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Cerro Gordo Health Department confirms cases of Pertussis in county

MASON CITY — The Cerro Gordo County Department of Public Health has been conducting case investigations in response to lab confirmed positive Pertussis (also known as Whooping Cough) cases in Cerro Gordo County.

Whooping Cough is a reportable disease within the state of Iowa, and the Cerro Gordo County Department of Public Health is responsible for conducting thorough case investigations to identify additional cases and high risk contacts. To date, the Health Department has investigated seven lab confirmed positive cases within our county. Through ongoing case investigations, Whooping Cough has been identified in the Mason City Community School District and in staff at the McDonald’s South location. The Health Department, the Mason City Community School District, and McDonald’s are working together to protect the health of their students, employees, and patrons.

“Our biggest concern right now is to stop the spread of Whooping Cough within our community”, said Jeni Stiles, Infectious Disease Nurse at the Cerro Gordo County Department of Public Health. “Whooping Cough is spread from person to person by coughing or sneezing or having close contact with an infected person for an extended period of time.”

Since the Health Department has identified cases of Whooping Cough within the community, it is important for all residents to be aware of Whooping Cough signs and symptoms, and what to do if you or a member of your family becomes ill.


Whooping Cough is a bacterial disease. It is spread from person to person by coughing or sneezing or when spending a lot of time near one another where you are sharing breathing spaces. Many babies who get Whooping Cough are infected by older siblings, parents, or caregivers who might not even know they have the disease. Infected people are most contagious up to about two weeks after the cough begins, however antibiotics may shorten the amount of time someone is contagious. While Pertussis vaccines are the most effective tool to prevent this disease, no vaccine is 100% effective. When Whooping Cough circulates in the community, there is a chance that a fully vaccinated person, of any age, can catch this disease. If you have gotten the Pertussis vaccine but still get sick, the infection is usually not as bad.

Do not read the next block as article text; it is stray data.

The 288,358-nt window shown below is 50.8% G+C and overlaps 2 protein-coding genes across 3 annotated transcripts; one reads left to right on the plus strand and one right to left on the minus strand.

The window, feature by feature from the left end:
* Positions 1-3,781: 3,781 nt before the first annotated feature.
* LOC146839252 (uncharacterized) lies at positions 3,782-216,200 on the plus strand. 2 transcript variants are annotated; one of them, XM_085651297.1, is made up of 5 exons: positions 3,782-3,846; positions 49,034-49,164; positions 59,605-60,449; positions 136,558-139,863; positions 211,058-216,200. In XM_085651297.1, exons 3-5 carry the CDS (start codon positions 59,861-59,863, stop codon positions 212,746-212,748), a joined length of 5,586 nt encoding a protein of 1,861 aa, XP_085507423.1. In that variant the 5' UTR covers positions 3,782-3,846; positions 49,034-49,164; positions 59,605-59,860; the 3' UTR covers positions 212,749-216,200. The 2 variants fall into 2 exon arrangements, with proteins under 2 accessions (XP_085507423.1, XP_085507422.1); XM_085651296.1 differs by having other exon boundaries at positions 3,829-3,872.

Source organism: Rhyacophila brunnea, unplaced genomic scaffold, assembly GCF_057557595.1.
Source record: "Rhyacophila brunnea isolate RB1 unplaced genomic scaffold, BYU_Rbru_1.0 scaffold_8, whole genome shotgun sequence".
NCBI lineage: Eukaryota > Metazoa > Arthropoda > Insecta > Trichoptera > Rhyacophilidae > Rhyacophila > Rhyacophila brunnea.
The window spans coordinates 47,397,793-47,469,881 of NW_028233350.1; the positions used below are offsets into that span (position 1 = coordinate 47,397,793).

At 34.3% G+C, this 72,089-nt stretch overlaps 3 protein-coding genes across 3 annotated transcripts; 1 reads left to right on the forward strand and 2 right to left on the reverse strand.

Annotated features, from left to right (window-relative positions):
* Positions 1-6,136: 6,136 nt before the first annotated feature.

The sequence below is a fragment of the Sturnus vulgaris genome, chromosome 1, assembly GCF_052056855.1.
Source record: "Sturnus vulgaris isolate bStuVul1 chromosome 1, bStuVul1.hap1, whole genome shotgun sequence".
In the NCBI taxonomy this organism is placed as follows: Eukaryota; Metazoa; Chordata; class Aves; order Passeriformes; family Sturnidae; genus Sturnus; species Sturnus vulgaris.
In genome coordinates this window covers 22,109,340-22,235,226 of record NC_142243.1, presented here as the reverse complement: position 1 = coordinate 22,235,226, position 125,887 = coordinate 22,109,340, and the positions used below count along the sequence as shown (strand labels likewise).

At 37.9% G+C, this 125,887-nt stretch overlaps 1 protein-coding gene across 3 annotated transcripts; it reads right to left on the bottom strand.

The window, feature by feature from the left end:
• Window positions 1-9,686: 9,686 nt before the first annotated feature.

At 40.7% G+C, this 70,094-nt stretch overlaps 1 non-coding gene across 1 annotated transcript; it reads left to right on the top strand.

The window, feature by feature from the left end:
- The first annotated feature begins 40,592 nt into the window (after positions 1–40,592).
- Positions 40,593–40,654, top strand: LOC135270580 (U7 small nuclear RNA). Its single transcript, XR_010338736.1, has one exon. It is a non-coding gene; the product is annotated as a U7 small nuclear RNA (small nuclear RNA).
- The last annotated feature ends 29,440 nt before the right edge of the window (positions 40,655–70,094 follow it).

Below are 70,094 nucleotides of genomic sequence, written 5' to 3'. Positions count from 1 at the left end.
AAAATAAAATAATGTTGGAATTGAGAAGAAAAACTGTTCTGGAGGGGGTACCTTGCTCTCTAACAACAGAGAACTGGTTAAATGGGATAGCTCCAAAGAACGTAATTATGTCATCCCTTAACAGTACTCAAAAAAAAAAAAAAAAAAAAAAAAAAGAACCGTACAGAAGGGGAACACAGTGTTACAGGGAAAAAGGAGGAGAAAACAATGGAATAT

Symptoms of Whooping Cough usually develop within 5-10 days after you are exposed. The early symptoms of Whooping Cough can last from 1-2 weeks and include:

–          Runny nose.

–          Low-grade fever.

–          Mild, occasional cough.

–          Apnea – a pause in breathing (in babies).

The later stage symptoms begin after 1-2 weeks and as the disease progresses:

–          Coughing “fits” of many, rapid coughs followed by a high-pitched “whoop” sound.

–          Vomiting during or after coughing fits.

–          Exhaustion after cough fits.


“If you or a family member is experiencing symptoms of Whooping Cough, it is very important that you see your family doctor, receive testing and treatment, and isolate yourself or your family member from school, work, and other activities through the duration of antibiotic treatment (typically five days)”, explains Stiles. “We are asking employers to monitor their staff for symptoms of Whooping Cough and exclude them from work until testing and treatment can be completed. Isolation is critical to prevent the spread of the illness in our community.”


You can prevent Whooping Cough by taking these actions:

  • Get yourself and your children the Pertussis vaccine. This is the best way to prevent Whooping Cough.
  • If you or a member of your household has been diagnosed with Whooping Cough, you doctor may recommend preventative antibiotics to other household members.
  • Cover your mouth and nose with a tissue when you cough or sneeze.
  • Put your used tissues in the wastebasket.
  • Cough or sneeze into your upper sleeve or elbow, NOT your hands, if you do not have a tissue.
  • Wash your hands often with soap and water for at least 20 seconds.
  • Use an alcohol-based hand rub if soap and water are not available.


For more information about Whooping Cough, please call the Cerro Gordo County Department of Public Health at (641) 421-9359.

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